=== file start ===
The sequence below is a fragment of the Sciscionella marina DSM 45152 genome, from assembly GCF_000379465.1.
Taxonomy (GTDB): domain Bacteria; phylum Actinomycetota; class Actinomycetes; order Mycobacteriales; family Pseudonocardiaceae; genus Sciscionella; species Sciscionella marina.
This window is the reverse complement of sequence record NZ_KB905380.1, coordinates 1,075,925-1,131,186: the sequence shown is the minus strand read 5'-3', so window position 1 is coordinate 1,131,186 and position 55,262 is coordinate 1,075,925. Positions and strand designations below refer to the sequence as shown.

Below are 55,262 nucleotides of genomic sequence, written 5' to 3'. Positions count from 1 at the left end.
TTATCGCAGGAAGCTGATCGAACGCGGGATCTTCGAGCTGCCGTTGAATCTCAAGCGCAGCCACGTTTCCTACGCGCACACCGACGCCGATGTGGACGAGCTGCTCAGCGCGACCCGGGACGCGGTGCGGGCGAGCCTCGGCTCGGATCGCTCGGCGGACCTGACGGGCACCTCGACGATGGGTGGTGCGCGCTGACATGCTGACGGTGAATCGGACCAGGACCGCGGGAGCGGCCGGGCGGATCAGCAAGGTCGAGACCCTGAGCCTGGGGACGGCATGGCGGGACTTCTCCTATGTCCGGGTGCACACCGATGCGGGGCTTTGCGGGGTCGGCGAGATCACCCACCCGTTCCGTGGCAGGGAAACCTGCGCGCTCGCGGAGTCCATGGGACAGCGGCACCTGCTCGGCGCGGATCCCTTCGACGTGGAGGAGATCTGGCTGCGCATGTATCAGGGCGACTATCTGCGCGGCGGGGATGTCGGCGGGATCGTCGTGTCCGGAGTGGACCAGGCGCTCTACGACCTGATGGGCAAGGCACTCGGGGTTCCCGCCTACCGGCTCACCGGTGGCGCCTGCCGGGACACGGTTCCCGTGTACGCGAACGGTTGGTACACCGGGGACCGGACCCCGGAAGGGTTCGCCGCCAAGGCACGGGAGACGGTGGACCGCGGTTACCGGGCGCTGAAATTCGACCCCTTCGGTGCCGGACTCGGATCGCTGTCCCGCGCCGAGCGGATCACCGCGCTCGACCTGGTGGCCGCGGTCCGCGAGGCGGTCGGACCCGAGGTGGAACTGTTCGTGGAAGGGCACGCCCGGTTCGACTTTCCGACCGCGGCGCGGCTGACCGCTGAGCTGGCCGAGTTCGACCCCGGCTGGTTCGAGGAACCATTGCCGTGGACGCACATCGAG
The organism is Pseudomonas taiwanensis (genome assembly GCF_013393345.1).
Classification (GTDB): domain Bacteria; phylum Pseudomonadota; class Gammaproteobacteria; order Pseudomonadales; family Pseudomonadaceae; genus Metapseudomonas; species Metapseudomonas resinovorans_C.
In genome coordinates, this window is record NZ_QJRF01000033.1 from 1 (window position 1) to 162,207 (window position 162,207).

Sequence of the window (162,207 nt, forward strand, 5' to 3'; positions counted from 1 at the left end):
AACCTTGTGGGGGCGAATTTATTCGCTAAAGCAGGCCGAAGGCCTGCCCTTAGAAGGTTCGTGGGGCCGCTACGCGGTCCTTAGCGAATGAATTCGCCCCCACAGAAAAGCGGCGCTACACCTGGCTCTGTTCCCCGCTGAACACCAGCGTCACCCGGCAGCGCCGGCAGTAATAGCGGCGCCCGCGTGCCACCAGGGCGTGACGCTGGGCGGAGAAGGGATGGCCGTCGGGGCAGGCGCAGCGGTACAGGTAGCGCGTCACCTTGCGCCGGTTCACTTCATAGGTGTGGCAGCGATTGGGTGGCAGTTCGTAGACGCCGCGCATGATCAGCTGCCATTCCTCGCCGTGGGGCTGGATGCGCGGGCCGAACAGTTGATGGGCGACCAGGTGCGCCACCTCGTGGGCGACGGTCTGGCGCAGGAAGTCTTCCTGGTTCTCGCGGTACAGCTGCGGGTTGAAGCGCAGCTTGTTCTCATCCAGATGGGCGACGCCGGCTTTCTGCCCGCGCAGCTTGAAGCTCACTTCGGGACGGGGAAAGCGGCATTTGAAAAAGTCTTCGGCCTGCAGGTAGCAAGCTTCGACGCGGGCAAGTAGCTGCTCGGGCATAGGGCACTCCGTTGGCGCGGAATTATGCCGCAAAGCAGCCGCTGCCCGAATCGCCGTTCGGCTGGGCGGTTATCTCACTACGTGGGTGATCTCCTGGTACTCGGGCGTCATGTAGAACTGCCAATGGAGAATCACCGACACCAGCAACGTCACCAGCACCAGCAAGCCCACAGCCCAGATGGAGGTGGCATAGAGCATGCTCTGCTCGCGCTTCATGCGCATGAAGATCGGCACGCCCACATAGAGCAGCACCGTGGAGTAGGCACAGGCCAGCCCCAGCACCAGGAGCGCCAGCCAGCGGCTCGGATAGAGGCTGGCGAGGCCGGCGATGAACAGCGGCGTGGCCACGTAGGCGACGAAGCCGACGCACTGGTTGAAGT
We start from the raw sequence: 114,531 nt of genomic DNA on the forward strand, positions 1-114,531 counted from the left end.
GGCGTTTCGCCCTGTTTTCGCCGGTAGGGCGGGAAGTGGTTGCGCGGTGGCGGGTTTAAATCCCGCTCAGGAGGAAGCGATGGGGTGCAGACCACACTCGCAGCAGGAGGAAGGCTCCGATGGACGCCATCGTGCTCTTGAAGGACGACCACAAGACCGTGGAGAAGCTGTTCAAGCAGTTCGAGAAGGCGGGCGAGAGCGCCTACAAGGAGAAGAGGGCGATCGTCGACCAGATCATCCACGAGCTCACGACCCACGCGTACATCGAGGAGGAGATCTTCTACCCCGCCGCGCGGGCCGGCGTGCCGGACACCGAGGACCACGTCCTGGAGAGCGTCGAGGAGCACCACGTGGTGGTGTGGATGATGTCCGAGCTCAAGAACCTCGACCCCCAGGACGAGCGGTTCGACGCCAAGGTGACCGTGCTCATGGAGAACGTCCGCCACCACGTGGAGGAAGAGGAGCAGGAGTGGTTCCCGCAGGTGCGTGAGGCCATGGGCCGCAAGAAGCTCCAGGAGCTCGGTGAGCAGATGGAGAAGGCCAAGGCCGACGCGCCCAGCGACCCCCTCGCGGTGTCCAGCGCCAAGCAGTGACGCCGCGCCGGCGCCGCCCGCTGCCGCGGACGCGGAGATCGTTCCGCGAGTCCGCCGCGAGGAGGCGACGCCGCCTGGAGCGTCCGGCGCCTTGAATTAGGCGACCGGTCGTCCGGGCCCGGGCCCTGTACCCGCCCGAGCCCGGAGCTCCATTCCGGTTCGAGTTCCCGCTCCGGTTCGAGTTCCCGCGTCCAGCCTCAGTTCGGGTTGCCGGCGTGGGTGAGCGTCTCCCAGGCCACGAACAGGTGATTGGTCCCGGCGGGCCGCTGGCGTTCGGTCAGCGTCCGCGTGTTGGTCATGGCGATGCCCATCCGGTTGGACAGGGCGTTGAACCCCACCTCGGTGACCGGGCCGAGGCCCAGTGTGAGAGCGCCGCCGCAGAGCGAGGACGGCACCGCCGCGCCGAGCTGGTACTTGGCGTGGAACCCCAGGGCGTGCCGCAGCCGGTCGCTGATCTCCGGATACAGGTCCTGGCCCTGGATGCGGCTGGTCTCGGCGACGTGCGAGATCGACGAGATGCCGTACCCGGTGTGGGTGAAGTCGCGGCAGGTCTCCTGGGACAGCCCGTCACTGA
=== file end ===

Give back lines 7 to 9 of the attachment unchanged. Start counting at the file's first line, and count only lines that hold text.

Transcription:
Classification (GTDB): domain Bacteria; phylum Pseudomonadota; class Gammaproteobacteria; order Pseudomonadales; family Pseudomonadaceae; genus Metapseudomonas; species Metapseudomonas resinovorans_C.
In genome coordinates, this window is record NZ_QJRF01000033.1 from 1 (window position 1) to 162,207 (window position 162,207).

Sequence of the window (162,207 nt, forward strand, 5' to 3'; positions counted from 1 at the left end):